Life insurance remains a tough sell in the Middle East and North Africa region, but changes are afoot. RGA's Tamer Saher spoke to Middle East Insurance Review about economic headwinds, product development trends, barriers and opportunities for the most agile competitors.
What are some of the key trends and issues life insurance companies are facing these days?
We are noting increased awareness of the importance of life insurance across all Middle East markets. We are also seeing heightened interest from Gulf Cooperation Council (GCC) citizens in supplemental pension products and individual retirement plans. However, the rising cost of living and slow economic growth are reducing disposable incomes, which is in turn impacting life insurance sales. The impacts vary from one market to another, with some insurers experiencing competitive challenges to their savings plans due to the high interest rates currently available on bank deposits. Other markets are challenged by the delay in issuance of life insurance regulations, leading to a freeze on all new product development activities, which is usually the main driver for life business growth in the region.
What are the biggest barriers to building trust that businesses are facing today?
Building trust has been a key challenge for the life insurance industry. Regulators in Middle East markets are ensuring that sales teams are not just qualified and trained to sell such products, but also put forth sufficient effort during sales processes to ensure customers understand all of a policy’s terms and conditions. These steps will definitely help in changing the perception and building trust.
Technology is being introduced at a rapid pace. How can life insurers ensure they capitalize on the opportunities, and mitigate or avoid the threats, in order to survive and thrive in this new digital age?
Life insurers in the Middle East should learn from the success journey of compulsory lines – motor and health insurance – which have been able to successfully build their technology infrastructures and implement effective online distribution. Life insurance, however, is a more complex product. Not only are there many policy frameworks and available riders, it is also a product where the sale must start with a needs analysis, making the process more difficult to launch and conclude online. The industry may need to start looking at artificial intelligence and big data to overcome the challenge of approaching the right customers with the right product at the right time.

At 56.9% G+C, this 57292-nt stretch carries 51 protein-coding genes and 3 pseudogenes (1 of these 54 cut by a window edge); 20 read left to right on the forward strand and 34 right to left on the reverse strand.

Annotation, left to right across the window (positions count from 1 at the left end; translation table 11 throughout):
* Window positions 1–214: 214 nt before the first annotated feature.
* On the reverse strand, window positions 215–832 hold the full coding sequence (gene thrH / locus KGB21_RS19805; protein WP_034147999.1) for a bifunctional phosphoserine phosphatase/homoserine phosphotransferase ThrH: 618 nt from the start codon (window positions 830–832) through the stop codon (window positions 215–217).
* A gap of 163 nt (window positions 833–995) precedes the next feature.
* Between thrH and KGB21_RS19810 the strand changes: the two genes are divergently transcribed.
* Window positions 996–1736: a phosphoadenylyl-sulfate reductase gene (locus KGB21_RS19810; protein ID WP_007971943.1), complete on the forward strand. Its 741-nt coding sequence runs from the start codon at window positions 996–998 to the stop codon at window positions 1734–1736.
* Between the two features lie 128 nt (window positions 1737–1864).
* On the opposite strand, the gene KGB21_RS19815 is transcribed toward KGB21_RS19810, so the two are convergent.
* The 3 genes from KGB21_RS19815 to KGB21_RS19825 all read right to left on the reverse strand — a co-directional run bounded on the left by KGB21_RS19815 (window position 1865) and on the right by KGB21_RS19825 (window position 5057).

Governments play a vital role in promoting motor and health insurance in the Middle East region. Can they apply the same approach to support the development of life insurance?
It is critical that governments understand the importance of life insurance and how life insurance can contribute to society. I recommend that a minimum amount of cover for at least each family head is required: covering the breadwinner of each family insures that in case of death or disability, the family will be able to meet its liabilities and won't suffer financially, which will reflect positively on the welfare of the entire society.
What is your outlook on life insurance in the region in the next few years, and what should the market be wary of moving forward?
The Middle East’s economy is still in recovery, which might lead to a static to marginal growth rate in 2019. However, expected high GDP growth in most of the Middle East countries and relatively stable oil prices will likely have a positive impact, which should lead to growth in the region’s life insurance business in the next few years.